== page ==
Wednesday, December 27, 2006

99th Carnival of Education

Is the wrapping paper picked up off the floor yet? Did you hit all the sales Tuesday? Did you return or exchange at least three of the gifts you received? For those of us who have celebrated Christmas this week, those are very real questions.

It's been a busy week since the last Carnival of Education, but don't think the blogging's stopped just because there were presents to open!

This holiday season is a season of opposites--not necessarily good or bad, but definitely opposite. Secular vs religious. Ham vs turkey. Coal vs presents. Cold weather vs warm spirits. Real cranberry sauce vs jellied. Wrapping paper vs gift bags.

And let's not forget the music. What kind of Christmas music do you like? Is Silent Night what you want to hear, or is it Jingle Bells--or, forgive me, Grandma Got Run Over By A Reindeer? Perhaps you want to hear this album. Or maybe something a little more traditional?

Or maybe you just want to get to this week's posts around the edusphere.

What would define The Enlightened Student? Ask Michael at Ambitiously Inquisitive.

Sonja at Bookwink: "This is not a blog post, per se, but it is a link to my video podcast about World War II books for children. I hope you will find it a useful resource for teachers."

What would you do with a billion dollars? Nneka would open a school.

Russ at Student Help Forum gives us the 2006 School Review.

Phil tells us what zero times infinity equals. Maybe Phil should talk to Trent Lott (see last link, below).

Right Wing Prof talks about what math college business students should know but often don't. Excel is featured prominently in this post. Apparently these college students have been heeding the advice of Trent Lott.

Lisa discusses her search for determining the difference between a good school district and a great school district--because the latter is where you want to live when you start your family.

Aquiram invites us to join in a collaborative conversation in which we utilize critical thinking skills to reach our potential at ascertaining the necessary vocabulary with which we can conversate with our peers in a skills-based environment.

Tammy, at the Life Without School blog, gives us two posts about homeschooling.

Online University Lowdown writes about, amazingly enough, online educational opportunities.

Mr. Chanman presents us with a social studies teacher's review of Mel Gibson's new movie Apocalypto.

NYC Educator fills us in on Mayor Bloomberg's plan to make seat time--yes, merely sitting in a chair--a "credit-bearing activity". I'd move over on the pay scale if I got credit for all the seat time I accrue while posting to this blog!

EdWonk, founder of the Carnival of Education, sends his post about the teacher who "came out" to her class during the Day of Silence. Yeah, EdWonk, way to be non-controversial during Christmas week!

Ms. Cornelius posts on the recent news report about kids' getting high on prescription medication, and some of the potential markers for such activity.

Here's a blog making its RotLC debut: Campus Grotto, with suggestions for (college) students on how to improve themselves over the winter break.

Beth at AFT's NCLBlog lets us in the some of the concerns of paraprofessionals as regards the No Child Left Behind Act.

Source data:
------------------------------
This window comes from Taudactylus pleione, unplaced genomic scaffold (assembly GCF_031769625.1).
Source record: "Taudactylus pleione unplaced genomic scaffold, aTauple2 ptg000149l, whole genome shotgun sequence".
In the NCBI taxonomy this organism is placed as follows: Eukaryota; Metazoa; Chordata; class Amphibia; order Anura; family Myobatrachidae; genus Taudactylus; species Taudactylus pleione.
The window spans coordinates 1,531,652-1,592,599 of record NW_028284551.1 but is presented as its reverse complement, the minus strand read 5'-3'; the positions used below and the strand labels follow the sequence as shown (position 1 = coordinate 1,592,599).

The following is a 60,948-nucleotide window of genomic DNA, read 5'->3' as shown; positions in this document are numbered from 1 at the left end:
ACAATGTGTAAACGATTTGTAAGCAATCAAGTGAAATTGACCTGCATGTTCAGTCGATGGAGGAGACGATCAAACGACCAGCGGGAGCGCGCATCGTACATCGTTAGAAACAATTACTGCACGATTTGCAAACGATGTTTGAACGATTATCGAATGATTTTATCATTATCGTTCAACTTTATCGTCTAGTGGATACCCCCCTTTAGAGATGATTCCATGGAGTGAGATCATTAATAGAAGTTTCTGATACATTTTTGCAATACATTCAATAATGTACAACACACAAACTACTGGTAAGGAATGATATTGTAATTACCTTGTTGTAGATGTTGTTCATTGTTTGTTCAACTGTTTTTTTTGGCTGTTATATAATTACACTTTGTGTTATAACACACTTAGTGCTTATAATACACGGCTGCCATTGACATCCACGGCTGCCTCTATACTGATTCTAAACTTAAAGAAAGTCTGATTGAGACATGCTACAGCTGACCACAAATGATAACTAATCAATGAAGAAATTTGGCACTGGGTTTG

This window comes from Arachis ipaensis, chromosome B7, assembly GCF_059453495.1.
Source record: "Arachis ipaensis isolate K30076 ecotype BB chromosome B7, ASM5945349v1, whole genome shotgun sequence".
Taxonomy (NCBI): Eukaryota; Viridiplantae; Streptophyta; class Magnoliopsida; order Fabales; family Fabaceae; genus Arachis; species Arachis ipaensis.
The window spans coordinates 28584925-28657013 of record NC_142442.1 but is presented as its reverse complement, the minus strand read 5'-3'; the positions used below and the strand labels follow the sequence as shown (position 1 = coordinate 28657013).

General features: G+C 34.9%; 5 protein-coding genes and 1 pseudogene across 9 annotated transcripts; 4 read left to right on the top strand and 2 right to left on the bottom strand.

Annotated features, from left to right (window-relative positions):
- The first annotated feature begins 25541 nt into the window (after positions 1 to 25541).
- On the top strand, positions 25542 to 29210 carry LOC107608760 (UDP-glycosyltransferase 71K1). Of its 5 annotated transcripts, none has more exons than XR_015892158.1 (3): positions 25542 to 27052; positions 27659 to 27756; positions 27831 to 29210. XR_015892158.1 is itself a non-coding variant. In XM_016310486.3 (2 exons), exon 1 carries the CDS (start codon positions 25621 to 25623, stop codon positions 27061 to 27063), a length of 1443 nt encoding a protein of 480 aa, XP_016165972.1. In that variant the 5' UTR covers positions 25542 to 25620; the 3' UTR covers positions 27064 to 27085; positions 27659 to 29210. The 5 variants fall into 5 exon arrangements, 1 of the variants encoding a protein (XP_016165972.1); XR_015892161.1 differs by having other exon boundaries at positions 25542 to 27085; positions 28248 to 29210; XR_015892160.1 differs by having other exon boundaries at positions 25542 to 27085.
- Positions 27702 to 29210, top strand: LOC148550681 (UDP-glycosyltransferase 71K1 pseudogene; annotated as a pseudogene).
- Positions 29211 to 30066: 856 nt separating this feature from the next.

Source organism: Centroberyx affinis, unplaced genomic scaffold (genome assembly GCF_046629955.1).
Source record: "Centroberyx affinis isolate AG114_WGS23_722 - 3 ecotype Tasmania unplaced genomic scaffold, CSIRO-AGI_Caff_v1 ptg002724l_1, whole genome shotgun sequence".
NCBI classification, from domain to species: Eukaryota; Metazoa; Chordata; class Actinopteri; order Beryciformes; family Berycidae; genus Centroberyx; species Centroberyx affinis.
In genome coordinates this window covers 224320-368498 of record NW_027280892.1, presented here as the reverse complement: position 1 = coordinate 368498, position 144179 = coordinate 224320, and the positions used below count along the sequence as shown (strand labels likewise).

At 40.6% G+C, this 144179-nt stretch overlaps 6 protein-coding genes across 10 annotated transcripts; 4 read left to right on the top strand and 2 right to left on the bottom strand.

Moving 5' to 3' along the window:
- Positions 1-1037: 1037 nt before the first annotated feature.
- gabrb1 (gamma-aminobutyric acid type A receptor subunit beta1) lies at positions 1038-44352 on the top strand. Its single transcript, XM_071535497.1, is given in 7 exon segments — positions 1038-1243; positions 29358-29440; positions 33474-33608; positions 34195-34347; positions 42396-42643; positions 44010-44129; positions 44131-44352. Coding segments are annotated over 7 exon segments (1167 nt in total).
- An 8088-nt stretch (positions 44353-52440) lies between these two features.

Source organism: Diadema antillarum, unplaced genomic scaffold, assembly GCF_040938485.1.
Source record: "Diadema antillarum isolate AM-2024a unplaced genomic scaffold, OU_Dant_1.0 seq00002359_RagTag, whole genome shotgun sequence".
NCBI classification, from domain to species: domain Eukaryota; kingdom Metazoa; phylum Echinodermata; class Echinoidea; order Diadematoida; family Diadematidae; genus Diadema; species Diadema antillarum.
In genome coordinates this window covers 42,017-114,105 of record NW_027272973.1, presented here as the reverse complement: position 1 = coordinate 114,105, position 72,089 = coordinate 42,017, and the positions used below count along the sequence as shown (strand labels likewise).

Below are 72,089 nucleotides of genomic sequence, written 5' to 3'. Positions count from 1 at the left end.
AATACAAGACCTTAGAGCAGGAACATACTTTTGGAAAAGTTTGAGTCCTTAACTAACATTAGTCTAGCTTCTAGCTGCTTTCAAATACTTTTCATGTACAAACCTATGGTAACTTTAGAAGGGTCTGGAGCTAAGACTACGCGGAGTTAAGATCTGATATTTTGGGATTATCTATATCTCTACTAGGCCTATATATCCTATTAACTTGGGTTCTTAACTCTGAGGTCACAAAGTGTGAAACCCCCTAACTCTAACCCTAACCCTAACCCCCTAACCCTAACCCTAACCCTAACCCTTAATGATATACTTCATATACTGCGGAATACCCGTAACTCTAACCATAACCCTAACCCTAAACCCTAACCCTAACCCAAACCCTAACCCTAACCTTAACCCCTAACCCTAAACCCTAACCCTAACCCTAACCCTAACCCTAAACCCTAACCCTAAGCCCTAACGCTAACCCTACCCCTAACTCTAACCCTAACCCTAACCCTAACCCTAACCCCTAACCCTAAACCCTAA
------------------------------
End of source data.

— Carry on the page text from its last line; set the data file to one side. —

Dr. Homeslice gives us a pro-union post, which definitely isn't something you see a lot of here at Right On The Left Coast!!!

Ryan of Edspresso submits two posts this week: a report from the pseudonymous John Dewey, as well as a lively tale that weaves the exciting ending of Jurassic Park with the not-so-exciting teachers union reaction to the report of the New Commission on the Skills of the American Workforce. I think another species went extinct in the time it took for me to write the latter half of that sentence.

Joanne comments on an LA Times story about Christmas gifts for teachers.

Mamacita has posted grades online? During break? No-o-o-o-o! (I doubt she's the only one.)

Former Carnival host The Median Sib tells us what she's going to do during this "vacation".

And your current host links to a video clip in which former Senate Majority Leader Trent Lott dismisses the value of math and physics education for anyone not going into the math and physics fields.

It's been a treat hosting this week's Carnival. Thank you, EdWonk, for allowing me to do so. I wish all of this week's readers a happy holiday season and a prosperous new year.

And now a word from next week's sponsoring blog:

Deadline for submissions is next Tuesday 1/2/2007 by 9 PM Mountain Standard Time.
Email: educatorang@hotmail.com

9 comments:

Anonymous said...

Great job, Darren. Thanks for hosting the carnival. I know what a pain in the neck it can be, but you really rose to the occasion.

Carol said...

Congratulations on doing such a great job with the Carnival!

Dr. Homeslice said...

Thanks for including me, and actually using the words "pro" and "union" together in the same sentence on your blog! :)

CaliforniaTeacherGuy said...

Who is next week's carnival sponsor anyway? Or am I having vision problems?

CaliforniaTeacherGuy said...

Duh! Sorry! I was looking for a link, but now I see the e-mail address. Yup, vision problems.

Ms. Q said...

Excellent edition of the carnival. Amusing write up for my post! Thanks. Great reading. Have a safe and happy New Year!

Mamacita said...

Great job! Thank you for including me.

Anonymous said...

By Grapthar's hammer you did a fantastic job!

I loved the title of your previous post....it's a very funny movie.

Happy New Year!

Darren said...

Thanks. That scene at the electronics store just slays me every time.